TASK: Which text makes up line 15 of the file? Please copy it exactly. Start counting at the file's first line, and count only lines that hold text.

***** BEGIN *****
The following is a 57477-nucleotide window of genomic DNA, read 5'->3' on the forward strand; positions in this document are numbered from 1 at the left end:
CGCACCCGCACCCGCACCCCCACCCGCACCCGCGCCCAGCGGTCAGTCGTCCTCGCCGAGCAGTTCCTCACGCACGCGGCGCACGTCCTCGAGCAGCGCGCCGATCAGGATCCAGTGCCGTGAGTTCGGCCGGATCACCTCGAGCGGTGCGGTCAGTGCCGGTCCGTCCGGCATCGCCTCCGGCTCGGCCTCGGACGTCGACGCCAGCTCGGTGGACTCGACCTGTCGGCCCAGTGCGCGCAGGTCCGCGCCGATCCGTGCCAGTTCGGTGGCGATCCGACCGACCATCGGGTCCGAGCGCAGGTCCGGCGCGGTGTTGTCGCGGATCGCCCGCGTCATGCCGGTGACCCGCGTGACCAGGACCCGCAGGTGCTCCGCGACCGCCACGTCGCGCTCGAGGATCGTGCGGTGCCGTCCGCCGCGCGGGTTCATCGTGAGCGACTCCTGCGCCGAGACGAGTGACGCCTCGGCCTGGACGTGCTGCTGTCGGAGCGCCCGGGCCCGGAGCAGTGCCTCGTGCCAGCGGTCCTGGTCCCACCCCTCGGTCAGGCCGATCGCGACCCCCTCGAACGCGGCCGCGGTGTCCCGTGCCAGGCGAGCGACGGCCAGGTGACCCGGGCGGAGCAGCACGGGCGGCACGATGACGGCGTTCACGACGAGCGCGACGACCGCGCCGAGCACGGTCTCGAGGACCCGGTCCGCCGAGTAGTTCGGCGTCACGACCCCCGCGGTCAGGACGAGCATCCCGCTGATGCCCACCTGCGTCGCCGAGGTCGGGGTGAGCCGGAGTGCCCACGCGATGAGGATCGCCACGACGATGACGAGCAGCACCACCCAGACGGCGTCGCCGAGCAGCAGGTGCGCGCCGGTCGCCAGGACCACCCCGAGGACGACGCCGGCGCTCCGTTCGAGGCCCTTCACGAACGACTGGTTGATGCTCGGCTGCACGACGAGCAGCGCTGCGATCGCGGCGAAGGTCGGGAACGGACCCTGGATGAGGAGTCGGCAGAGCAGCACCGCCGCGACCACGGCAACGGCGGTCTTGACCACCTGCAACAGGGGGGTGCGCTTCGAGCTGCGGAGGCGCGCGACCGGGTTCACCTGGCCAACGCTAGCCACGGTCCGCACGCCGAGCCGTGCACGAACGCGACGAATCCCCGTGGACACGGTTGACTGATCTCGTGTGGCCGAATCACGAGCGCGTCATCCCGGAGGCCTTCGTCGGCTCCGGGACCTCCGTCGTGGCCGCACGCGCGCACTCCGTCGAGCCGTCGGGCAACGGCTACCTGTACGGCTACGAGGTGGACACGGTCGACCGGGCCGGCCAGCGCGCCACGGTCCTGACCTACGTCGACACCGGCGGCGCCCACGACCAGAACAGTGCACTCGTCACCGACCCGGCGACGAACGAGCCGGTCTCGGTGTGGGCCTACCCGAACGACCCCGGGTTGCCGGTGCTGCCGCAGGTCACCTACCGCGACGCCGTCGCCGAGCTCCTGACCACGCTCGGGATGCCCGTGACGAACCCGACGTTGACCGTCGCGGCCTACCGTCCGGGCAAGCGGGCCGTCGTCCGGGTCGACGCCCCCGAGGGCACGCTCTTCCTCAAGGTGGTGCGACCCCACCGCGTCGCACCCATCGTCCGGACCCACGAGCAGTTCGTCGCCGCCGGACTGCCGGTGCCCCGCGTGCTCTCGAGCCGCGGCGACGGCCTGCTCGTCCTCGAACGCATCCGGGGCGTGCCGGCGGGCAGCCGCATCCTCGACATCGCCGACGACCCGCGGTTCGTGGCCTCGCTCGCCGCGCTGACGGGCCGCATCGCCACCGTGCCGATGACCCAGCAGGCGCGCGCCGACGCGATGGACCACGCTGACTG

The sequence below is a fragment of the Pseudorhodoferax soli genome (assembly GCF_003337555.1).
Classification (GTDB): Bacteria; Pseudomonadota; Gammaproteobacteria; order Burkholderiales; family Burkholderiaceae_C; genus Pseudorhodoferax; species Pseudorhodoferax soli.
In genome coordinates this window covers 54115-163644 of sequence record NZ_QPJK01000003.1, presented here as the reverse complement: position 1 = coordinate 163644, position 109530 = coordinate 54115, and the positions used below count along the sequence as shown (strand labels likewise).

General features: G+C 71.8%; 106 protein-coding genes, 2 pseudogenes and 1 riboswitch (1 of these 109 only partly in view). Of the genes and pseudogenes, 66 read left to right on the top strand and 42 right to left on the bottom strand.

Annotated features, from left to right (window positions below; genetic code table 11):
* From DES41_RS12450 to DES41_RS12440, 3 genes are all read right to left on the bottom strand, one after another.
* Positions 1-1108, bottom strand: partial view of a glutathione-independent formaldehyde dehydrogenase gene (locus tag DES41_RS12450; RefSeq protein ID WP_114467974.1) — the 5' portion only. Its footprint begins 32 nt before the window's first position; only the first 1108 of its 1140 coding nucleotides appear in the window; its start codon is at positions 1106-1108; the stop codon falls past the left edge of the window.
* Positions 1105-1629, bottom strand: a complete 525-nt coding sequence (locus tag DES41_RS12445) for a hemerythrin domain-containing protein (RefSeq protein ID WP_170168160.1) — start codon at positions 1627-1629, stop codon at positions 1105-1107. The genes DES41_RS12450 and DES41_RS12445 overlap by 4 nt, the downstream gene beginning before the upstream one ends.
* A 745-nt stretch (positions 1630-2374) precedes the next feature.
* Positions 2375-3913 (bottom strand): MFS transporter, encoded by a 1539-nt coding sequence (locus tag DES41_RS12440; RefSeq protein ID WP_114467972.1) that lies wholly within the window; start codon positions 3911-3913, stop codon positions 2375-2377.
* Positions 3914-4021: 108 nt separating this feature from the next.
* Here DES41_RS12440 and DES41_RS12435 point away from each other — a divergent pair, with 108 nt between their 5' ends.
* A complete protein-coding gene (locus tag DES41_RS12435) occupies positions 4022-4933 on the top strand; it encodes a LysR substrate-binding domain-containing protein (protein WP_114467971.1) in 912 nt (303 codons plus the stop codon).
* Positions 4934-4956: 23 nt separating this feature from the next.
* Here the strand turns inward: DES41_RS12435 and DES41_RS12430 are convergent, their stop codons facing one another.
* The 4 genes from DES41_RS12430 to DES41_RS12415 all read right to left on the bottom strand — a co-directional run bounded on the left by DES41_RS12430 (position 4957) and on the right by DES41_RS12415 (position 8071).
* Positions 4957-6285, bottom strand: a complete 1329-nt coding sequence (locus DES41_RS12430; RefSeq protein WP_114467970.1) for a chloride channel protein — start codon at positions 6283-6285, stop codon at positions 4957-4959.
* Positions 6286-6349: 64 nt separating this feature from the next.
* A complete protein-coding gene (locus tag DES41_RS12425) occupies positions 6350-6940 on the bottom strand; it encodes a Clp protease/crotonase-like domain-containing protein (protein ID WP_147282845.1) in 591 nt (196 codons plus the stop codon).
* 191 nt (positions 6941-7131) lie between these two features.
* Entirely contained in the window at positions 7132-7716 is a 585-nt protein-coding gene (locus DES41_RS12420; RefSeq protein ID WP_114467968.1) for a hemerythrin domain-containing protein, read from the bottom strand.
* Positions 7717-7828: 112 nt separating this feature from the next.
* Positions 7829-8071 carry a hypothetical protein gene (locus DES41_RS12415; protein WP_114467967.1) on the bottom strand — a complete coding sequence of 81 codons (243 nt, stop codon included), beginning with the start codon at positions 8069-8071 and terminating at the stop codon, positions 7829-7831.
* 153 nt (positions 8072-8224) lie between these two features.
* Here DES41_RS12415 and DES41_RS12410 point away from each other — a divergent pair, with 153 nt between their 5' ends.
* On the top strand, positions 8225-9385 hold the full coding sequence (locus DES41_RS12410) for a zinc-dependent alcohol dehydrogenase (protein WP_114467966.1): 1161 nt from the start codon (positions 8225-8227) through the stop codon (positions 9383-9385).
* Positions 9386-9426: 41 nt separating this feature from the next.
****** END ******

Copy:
* A complete protein-coding gene (locus tag DES41_RS12435) occupies positions 4022-4933 on the top strand; it encodes a LysR substrate-binding domain-containing protein (protein WP_114467971.1) in 912 nt (303 codons plus the stop codon).